Though Pecora is happy with any win, he said “I’m coaching to win a CAA championship.”
Jenkins appears to have the same hunger whether or not Hofstra can earn a coveted first-round bye in next month’s CAA tournament, saying “There hasn’t been a championship around here in a long time, and no matter where we are in the standings, we not only want to get there, but win.”
On Lester, Pecora repeated an often-used mantra from the days of former Hofstra stars Loren Stokes and Antoine Agudio, saying “With greatness, comes responsibility.”
“Now you know how Charles feels,” Pecora said to Lester, “Because Charles goes out and gets 25 points] and I bring him in the office and I yell at him because I see what he can be.”
In the first overtime, Jenkins scored 5 points, making 3 of 4 free throws before hitting a layup, to give Hofstra a seemingly comfortable 78-71 lead with 1:40 left, but Wells again brought JMU back, making a layup to bring the Dukes to within 80-77, and making another layup, tying the score at 81-81, with :33.4 remaining. Hofstra then held for the final shot. Jenkins had an opportunity to drive but pulled up at the top of the key and hit guard Corenelius Vines on the right wing, but Vines missed a three-pointer, and time expired on the ensuing loose ball, forcing a second overtime.
That set the stage for the heroics of Sestokas, who had been buried on the bench most of the season until recently becoming a significant part of the offense over the past five games.
While heating up, Sestokas said he felt the same as usual. “Every game, I’m feeling the same, I guess, but sometimes it goes in, sometimes not,” he said.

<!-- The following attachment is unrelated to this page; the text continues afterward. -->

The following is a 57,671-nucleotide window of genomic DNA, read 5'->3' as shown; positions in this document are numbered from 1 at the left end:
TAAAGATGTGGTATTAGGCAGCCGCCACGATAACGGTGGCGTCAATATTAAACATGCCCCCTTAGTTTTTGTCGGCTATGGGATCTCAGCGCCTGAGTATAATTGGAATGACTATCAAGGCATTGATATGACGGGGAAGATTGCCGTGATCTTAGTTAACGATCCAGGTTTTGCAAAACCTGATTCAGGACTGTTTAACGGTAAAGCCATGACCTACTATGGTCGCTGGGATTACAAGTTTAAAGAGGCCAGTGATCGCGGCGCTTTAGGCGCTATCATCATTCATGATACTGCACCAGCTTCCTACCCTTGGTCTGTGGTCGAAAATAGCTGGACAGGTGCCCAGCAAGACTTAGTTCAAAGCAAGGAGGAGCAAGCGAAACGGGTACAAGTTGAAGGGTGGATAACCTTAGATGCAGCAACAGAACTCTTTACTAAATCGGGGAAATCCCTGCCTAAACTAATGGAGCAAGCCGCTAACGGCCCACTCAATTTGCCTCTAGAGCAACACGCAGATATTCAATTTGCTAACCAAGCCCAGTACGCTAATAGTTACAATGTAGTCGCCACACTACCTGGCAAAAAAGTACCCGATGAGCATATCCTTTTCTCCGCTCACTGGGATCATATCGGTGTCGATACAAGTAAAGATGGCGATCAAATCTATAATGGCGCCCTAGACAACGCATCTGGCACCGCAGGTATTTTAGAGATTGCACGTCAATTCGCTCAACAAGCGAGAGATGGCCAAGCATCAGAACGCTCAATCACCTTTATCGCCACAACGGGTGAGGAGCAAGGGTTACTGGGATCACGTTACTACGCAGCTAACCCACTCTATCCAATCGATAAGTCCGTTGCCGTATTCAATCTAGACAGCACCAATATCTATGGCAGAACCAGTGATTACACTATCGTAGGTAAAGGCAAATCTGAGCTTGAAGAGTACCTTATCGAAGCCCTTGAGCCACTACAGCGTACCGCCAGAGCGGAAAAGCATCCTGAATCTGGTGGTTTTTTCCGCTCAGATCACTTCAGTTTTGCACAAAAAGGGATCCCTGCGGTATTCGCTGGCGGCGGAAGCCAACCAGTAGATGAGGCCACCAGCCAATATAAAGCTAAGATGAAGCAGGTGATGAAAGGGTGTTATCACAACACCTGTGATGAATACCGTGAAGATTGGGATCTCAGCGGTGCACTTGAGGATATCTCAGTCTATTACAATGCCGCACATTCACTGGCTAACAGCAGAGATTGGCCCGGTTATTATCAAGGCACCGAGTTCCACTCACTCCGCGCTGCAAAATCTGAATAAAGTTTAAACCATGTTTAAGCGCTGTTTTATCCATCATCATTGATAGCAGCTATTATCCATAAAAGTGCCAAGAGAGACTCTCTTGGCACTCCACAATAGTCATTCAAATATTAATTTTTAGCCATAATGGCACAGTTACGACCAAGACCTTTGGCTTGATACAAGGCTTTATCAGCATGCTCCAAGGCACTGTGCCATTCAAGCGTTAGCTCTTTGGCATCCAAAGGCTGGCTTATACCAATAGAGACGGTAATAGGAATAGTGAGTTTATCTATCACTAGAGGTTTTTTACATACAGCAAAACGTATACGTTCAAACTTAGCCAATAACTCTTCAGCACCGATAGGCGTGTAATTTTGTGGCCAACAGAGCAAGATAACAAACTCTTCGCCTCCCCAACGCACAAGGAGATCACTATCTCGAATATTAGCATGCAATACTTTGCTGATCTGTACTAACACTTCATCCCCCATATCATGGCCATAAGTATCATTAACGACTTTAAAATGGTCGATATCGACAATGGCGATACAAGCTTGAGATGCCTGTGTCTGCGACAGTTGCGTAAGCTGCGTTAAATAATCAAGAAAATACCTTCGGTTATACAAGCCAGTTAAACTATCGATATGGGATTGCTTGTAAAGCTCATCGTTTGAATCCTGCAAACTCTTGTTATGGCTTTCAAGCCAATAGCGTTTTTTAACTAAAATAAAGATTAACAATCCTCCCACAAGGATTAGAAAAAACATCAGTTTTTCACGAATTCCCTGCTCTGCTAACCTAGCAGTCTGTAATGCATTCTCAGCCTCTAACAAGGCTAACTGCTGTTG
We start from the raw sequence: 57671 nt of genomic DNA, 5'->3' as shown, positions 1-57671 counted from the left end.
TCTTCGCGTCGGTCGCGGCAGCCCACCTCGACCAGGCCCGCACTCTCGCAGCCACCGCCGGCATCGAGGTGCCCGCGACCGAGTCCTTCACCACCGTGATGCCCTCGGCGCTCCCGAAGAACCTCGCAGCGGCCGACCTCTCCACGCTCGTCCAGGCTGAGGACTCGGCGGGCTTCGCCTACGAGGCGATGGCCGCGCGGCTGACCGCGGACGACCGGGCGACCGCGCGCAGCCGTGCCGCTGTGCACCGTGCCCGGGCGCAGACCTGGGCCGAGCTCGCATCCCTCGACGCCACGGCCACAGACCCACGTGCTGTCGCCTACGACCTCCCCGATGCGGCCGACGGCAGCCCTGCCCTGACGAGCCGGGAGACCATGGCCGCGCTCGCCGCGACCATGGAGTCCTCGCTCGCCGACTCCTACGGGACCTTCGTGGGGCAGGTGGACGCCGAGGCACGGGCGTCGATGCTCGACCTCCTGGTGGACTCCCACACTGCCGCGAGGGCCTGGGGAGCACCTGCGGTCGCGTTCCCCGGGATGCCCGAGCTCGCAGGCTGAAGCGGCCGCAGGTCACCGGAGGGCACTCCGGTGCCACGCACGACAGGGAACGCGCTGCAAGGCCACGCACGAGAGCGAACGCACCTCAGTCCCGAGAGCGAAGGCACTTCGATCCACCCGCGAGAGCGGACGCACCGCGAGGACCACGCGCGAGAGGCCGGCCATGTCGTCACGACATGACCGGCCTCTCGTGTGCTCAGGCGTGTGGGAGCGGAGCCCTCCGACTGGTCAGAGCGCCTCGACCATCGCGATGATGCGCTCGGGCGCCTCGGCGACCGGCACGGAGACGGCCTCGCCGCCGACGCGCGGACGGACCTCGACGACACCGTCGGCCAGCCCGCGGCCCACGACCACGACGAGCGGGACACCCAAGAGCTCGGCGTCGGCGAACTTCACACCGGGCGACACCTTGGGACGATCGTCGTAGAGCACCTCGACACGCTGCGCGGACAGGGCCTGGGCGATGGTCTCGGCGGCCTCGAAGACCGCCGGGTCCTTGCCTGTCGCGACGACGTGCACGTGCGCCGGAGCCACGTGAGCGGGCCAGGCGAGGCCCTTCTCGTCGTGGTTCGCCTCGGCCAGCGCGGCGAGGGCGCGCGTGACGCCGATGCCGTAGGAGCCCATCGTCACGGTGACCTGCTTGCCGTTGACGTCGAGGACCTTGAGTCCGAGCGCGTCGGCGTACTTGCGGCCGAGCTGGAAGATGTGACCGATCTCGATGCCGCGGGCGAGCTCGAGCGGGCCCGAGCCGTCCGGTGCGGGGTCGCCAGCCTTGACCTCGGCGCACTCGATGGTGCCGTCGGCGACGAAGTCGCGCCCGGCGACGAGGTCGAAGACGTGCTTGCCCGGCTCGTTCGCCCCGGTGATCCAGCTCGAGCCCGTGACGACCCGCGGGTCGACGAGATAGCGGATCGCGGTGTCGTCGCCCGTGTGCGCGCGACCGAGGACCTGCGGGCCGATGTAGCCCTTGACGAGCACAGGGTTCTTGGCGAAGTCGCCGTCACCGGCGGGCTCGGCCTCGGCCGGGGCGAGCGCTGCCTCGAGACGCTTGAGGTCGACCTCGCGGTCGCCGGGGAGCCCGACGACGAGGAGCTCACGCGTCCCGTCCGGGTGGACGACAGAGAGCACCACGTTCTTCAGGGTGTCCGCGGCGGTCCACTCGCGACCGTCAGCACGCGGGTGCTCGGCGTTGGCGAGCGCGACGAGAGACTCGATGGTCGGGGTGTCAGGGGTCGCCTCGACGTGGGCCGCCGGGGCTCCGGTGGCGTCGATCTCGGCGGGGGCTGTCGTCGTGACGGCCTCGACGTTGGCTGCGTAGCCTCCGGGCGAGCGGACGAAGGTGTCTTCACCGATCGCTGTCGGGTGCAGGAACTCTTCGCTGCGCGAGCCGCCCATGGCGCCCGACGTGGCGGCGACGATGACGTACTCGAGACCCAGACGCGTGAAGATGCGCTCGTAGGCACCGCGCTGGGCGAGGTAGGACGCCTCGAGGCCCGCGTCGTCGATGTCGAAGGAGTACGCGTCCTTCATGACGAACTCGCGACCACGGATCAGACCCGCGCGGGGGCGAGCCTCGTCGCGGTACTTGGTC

Despite averaging just 12.3 minutes per game and missing 9 of Hofstra’s 27 games this season, the Lithuanian sharp-shooter had no problem staying on the floor for a career-high 43 minutes.
Hofstra was without point guard Greg Johnson for most of the game (he played just 7 minutes due to a first-half shoulder injury) and Greg Washington missed the entire game with the flu, but Pecora recognized Sestokas along with those two as being three of the best-conditioned players on the team. Pecora said, “Zyggy, and Greg Johnson, and Greg Washington, can just run and run and run. They just don’t get tired. They’re in tremendous shape.”
Realizing the importance of Hofstra’s stretch run this time of year, Sestokas added “We’re not allowed to be tired right now.”
And, he certainly wasn’t as he was locked in a fierce shooting duel with Wells in the final extra session. A Wells layup put JMU ahead 86-83, capping a 5-0 Dukes’ run, but Sestokas tied the game, 86-86, with a left wing three-pointer on an assist from Jenkins.